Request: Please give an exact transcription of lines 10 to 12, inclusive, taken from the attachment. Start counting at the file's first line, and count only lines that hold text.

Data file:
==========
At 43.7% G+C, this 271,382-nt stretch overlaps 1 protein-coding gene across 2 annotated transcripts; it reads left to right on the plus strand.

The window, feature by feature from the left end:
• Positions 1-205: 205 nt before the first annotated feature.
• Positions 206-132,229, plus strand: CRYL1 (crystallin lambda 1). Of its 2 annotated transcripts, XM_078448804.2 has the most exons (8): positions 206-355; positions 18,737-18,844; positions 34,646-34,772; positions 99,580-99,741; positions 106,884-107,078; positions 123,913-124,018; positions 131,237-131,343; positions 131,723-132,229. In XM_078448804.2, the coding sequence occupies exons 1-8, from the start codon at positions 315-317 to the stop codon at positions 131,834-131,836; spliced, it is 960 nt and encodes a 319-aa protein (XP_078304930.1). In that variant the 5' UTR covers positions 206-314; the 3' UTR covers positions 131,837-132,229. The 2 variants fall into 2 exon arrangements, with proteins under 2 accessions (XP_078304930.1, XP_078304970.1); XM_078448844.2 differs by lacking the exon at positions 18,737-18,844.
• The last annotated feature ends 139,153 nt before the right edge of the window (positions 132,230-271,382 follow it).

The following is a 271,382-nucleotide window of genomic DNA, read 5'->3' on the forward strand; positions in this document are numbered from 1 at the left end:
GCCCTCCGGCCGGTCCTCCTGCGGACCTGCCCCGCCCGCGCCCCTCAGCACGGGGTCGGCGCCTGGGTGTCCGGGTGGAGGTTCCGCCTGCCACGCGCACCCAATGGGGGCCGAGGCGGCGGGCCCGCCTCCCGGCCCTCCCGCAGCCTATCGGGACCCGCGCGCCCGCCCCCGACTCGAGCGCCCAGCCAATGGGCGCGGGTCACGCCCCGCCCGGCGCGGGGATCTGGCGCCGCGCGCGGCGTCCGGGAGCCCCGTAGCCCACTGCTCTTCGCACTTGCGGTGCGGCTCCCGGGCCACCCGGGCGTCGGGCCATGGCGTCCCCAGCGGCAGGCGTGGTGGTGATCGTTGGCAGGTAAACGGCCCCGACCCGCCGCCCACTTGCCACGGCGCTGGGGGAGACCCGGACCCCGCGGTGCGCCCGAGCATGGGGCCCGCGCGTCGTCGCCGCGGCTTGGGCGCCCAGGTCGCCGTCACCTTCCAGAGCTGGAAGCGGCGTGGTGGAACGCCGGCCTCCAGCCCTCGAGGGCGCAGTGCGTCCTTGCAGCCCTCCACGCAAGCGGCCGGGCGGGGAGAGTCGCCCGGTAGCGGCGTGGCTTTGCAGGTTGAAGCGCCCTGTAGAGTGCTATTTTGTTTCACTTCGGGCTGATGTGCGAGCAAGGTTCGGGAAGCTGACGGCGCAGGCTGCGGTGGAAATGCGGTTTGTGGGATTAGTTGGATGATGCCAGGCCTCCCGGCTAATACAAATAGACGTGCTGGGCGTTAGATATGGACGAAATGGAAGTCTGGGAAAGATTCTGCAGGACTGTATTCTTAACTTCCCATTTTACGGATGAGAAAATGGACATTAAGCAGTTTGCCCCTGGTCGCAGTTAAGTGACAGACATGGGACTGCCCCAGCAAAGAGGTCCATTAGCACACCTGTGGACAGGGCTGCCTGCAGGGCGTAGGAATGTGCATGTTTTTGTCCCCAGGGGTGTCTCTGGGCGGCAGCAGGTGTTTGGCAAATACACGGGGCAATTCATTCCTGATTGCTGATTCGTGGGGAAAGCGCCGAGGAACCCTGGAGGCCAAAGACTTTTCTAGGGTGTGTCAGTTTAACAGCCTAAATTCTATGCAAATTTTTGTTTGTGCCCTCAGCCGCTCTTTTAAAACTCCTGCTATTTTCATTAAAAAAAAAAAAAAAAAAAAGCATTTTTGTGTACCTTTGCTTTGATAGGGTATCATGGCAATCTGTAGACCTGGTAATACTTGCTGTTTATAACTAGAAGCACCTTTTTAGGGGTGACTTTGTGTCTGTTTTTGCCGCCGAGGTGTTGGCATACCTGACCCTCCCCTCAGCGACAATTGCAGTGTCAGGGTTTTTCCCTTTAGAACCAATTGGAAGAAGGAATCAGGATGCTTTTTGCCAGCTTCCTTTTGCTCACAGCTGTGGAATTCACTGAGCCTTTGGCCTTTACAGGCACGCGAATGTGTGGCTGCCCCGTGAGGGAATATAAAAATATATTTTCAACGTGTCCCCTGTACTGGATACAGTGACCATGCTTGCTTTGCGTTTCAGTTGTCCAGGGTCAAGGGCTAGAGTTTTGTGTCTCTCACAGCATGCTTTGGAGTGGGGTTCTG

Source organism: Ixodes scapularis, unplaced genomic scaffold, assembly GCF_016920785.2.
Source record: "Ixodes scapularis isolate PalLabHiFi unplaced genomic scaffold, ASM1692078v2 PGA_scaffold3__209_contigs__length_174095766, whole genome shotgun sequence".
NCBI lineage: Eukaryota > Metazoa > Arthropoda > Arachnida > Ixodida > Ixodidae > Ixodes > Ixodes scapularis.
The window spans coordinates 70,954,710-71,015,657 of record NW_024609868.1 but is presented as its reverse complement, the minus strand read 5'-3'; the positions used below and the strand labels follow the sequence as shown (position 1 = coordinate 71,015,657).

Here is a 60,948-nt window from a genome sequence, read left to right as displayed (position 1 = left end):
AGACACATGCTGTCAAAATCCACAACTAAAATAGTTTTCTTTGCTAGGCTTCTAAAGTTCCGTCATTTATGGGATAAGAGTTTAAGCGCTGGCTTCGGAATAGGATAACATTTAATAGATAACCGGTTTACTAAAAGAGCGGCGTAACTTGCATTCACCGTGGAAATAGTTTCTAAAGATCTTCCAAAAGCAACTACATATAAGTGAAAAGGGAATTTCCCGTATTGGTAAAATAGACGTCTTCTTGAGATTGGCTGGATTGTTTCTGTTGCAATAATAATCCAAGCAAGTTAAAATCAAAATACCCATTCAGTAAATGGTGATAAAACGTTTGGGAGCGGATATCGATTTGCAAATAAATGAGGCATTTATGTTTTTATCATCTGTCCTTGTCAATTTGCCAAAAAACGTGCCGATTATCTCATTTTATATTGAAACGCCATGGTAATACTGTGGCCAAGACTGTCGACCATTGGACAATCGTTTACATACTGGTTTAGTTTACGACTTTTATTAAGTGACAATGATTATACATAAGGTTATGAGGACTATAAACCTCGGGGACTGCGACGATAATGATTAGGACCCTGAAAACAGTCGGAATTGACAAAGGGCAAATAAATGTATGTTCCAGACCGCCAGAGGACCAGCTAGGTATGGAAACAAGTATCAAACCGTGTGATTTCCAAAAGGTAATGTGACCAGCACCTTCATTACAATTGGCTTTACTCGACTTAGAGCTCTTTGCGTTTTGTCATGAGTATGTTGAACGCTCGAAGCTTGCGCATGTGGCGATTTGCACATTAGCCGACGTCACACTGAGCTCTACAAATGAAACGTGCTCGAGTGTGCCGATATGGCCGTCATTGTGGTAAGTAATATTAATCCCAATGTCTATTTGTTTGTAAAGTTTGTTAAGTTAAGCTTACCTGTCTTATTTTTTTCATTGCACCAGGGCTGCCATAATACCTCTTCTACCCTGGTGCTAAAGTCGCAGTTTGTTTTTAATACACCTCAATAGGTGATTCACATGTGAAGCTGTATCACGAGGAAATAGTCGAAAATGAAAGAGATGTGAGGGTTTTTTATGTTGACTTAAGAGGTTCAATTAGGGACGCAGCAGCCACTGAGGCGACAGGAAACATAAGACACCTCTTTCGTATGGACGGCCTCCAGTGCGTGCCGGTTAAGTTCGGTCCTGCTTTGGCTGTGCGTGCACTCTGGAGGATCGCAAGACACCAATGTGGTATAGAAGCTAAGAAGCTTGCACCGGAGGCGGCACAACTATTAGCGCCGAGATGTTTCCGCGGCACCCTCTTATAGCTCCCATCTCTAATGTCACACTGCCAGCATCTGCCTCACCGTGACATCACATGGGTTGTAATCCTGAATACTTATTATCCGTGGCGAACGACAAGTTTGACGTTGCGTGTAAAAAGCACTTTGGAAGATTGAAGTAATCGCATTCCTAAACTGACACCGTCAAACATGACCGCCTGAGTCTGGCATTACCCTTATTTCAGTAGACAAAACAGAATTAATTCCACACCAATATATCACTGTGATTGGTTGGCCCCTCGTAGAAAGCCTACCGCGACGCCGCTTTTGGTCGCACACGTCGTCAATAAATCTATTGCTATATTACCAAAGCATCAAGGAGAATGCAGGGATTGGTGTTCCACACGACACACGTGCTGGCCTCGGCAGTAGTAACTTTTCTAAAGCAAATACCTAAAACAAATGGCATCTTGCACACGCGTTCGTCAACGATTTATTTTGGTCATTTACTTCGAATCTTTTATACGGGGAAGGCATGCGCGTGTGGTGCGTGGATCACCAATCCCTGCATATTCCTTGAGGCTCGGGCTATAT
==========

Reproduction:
NCBI lineage: Eukaryota > Metazoa > Arthropoda > Arachnida > Ixodida > Ixodidae > Ixodes > Ixodes scapularis.
The window spans coordinates 70,954,710-71,015,657 of record NW_024609868.1 but is presented as its reverse complement, the minus strand read 5'-3'; the positions used below and the strand labels follow the sequence as shown (position 1 = coordinate 71,015,657).

Here is a 60,948-nt window from a genome sequence, read left to right as displayed (position 1 = left end):